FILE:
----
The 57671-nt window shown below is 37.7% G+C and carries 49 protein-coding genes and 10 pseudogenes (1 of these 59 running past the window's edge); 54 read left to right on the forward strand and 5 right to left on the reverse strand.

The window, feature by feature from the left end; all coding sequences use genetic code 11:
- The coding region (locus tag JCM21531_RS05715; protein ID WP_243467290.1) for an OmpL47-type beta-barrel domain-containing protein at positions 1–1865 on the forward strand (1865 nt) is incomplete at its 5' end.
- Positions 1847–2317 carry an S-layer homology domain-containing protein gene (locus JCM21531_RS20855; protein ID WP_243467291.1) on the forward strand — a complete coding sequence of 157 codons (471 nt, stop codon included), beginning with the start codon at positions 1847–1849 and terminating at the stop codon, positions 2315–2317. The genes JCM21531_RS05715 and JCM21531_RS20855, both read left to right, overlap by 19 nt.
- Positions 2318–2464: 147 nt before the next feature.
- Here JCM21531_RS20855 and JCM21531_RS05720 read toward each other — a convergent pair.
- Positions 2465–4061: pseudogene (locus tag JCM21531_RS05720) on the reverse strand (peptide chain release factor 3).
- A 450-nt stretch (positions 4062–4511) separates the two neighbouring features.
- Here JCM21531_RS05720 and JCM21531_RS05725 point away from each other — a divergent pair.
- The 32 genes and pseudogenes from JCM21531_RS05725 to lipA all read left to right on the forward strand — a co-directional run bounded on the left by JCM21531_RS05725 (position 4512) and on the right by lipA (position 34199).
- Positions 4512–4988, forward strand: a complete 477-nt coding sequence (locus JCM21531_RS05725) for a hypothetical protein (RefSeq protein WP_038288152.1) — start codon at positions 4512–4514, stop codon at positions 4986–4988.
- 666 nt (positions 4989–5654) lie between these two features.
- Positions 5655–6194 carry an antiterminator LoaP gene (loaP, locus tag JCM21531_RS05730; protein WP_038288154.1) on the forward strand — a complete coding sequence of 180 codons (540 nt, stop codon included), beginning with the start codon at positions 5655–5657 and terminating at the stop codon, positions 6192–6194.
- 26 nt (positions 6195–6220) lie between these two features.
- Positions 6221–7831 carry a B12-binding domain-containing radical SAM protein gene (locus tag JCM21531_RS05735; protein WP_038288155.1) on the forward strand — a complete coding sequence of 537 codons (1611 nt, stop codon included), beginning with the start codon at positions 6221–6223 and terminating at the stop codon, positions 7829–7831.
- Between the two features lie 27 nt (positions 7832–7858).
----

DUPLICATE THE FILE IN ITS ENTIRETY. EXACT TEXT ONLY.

The 57671-nt window shown below is 37.7% G+C and carries 49 protein-coding genes and 10 pseudogenes (1 of these 59 running past the window's edge); 54 read left to right on the forward strand and 5 right to left on the reverse strand.

The window, feature by feature from the left end; all coding sequences use genetic code 11:
- The coding region (locus tag JCM21531_RS05715; protein ID WP_243467290.1) for an OmpL47-type beta-barrel domain-containing protein at positions 1–1865 on the forward strand (1865 nt) is incomplete at its 5' end.
- Positions 1847–2317 carry an S-layer homology domain-containing protein gene (locus JCM21531_RS20855; protein ID WP_243467291.1) on the forward strand — a complete coding sequence of 157 codons (471 nt, stop codon included), beginning with the start codon at positions 1847–1849 and terminating at the stop codon, positions 2315–2317. The genes JCM21531_RS05715 and JCM21531_RS20855, both read left to right, overlap by 19 nt.
- Positions 2318–2464: 147 nt before the next feature.
- Here JCM21531_RS20855 and JCM21531_RS05720 read toward each other — a convergent pair.
- Positions 2465–4061: pseudogene (locus tag JCM21531_RS05720) on the reverse strand (peptide chain release factor 3).
- A 450-nt stretch (positions 4062–4511) separates the two neighbouring features.
- Here JCM21531_RS05720 and JCM21531_RS05725 point away from each other — a divergent pair.
- The 32 genes and pseudogenes from JCM21531_RS05725 to lipA all read left to right on the forward strand — a co-directional run bounded on the left by JCM21531_RS05725 (position 4512) and on the right by lipA (position 34199).
- Positions 4512–4988, forward strand: a complete 477-nt coding sequence (locus JCM21531_RS05725) for a hypothetical protein (RefSeq protein WP_038288152.1) — start codon at positions 4512–4514, stop codon at positions 4986–4988.
- 666 nt (positions 4989–5654) lie between these two features.
- Positions 5655–6194 carry an antiterminator LoaP gene (loaP, locus tag JCM21531_RS05730; protein WP_038288154.1) on the forward strand — a complete coding sequence of 180 codons (540 nt, stop codon included), beginning with the start codon at positions 5655–5657 and terminating at the stop codon, positions 6192–6194.
- 26 nt (positions 6195–6220) lie between these two features.
- Positions 6221–7831 carry a B12-binding domain-containing radical SAM protein gene (locus tag JCM21531_RS05735; protein WP_038288155.1) on the forward strand — a complete coding sequence of 537 codons (1611 nt, stop codon included), beginning with the start codon at positions 6221–6223 and terminating at the stop codon, positions 7829–7831.
- Between the two features lie 27 nt (positions 7832–7858).